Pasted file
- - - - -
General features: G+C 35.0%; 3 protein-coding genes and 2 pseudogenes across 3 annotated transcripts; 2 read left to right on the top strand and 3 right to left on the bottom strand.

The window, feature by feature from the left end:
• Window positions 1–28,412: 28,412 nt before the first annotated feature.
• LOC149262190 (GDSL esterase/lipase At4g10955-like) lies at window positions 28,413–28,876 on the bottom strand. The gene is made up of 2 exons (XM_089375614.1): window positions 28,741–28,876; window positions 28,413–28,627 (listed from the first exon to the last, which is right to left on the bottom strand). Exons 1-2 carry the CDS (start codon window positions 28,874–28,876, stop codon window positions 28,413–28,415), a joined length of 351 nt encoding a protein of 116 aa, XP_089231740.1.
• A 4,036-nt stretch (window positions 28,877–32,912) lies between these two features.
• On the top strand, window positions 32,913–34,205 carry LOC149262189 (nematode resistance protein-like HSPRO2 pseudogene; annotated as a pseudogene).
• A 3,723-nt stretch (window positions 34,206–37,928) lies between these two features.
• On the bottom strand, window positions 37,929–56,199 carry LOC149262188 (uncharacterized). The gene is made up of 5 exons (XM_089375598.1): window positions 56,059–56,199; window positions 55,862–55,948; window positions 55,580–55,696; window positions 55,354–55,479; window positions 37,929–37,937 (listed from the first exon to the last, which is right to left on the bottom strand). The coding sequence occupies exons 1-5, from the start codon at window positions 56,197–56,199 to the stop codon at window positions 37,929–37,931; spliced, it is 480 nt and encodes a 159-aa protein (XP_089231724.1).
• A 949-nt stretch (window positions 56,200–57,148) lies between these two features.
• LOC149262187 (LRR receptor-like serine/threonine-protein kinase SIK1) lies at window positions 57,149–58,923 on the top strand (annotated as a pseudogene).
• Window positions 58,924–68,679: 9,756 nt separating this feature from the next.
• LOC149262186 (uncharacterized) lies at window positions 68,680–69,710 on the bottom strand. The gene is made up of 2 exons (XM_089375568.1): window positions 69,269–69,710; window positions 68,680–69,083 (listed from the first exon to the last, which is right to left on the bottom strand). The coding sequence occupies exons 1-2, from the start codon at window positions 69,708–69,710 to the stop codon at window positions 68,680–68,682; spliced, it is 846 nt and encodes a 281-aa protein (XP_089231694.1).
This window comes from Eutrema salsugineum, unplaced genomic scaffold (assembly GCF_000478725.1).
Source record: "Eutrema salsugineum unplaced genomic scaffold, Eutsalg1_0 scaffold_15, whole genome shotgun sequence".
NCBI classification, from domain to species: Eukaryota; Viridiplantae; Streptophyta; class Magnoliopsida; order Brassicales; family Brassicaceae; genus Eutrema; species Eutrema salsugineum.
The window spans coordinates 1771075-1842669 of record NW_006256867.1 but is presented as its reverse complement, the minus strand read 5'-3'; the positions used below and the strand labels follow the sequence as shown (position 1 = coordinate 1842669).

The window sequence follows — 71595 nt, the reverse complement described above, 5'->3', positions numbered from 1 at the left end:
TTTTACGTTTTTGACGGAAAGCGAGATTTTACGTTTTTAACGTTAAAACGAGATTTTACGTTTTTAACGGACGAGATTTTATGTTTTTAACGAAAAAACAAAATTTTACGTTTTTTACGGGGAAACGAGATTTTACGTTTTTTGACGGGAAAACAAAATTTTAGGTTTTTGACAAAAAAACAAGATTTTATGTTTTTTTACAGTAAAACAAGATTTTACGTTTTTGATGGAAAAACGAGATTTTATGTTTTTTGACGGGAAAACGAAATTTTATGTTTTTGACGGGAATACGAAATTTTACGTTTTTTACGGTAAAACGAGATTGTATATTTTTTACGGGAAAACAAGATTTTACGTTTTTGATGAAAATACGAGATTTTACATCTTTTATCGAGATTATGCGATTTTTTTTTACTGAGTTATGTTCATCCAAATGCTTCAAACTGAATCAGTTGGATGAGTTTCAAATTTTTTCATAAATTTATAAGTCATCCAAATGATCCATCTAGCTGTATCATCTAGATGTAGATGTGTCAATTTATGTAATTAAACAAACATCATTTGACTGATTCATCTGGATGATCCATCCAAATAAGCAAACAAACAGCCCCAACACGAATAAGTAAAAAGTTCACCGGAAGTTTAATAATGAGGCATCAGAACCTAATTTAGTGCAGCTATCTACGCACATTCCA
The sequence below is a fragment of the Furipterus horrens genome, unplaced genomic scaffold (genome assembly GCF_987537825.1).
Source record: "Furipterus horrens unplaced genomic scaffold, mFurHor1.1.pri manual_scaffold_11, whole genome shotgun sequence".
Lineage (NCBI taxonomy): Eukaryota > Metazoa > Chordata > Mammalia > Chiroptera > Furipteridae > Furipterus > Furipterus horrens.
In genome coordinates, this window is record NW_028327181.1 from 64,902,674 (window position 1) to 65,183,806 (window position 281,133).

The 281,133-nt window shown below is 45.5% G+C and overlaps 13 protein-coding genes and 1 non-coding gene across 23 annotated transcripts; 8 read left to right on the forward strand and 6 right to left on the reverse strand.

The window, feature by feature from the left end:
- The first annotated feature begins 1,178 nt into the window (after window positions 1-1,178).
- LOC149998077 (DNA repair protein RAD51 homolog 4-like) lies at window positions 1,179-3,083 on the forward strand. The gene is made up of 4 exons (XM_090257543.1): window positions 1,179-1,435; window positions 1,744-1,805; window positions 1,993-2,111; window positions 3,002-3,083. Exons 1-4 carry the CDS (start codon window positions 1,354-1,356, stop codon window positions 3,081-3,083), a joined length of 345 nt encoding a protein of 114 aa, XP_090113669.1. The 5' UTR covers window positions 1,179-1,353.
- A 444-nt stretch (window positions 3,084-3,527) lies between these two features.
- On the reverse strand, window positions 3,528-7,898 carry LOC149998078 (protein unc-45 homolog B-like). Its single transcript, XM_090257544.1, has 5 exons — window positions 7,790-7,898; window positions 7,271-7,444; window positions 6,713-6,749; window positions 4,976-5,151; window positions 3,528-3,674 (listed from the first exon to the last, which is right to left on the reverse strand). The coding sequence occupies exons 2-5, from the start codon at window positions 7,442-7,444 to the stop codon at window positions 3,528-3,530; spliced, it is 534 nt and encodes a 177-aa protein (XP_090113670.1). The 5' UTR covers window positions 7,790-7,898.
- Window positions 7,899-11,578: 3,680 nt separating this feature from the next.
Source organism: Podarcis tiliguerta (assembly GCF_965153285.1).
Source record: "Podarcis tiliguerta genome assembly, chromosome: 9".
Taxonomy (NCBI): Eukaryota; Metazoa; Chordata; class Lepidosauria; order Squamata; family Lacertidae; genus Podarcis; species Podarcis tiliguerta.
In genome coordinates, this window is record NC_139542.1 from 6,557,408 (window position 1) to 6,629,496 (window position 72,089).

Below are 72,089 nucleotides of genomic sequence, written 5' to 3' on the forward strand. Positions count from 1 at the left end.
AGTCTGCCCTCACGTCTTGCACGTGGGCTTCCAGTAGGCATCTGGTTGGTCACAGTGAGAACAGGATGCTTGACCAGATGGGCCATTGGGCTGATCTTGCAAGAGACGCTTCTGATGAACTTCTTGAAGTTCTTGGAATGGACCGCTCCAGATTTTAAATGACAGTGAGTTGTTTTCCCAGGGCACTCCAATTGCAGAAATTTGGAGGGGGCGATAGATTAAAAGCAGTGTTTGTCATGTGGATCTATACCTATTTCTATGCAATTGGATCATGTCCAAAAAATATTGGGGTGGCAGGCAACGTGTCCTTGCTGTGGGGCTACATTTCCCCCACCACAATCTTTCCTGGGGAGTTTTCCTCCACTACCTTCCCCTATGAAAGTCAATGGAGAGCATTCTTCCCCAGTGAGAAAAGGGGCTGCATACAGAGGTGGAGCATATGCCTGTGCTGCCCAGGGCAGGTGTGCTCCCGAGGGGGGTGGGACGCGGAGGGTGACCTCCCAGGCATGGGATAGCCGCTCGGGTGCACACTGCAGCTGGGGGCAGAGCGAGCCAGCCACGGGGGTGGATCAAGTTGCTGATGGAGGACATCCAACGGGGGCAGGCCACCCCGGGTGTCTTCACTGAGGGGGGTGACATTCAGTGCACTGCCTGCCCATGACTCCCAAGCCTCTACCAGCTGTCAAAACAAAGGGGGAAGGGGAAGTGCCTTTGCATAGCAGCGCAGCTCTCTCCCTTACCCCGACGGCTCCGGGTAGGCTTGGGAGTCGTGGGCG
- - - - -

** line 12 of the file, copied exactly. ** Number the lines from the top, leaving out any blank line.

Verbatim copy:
• LOC149262186 (uncharacterized) lies at window positions 68,680–69,710 on the bottom strand. The gene is made up of 2 exons (XM_089375568.1): window positions 69,269–69,710; window positions 68,680–69,083 (listed from the first exon to the last, which is right to left on the bottom strand). The coding sequence occupies exons 1-2, from the start codon at window positions 69,708–69,710 to the stop codon at window positions 68,680–68,682; spliced, it is 846 nt and encodes a 281-aa protein (XP_089231694.1).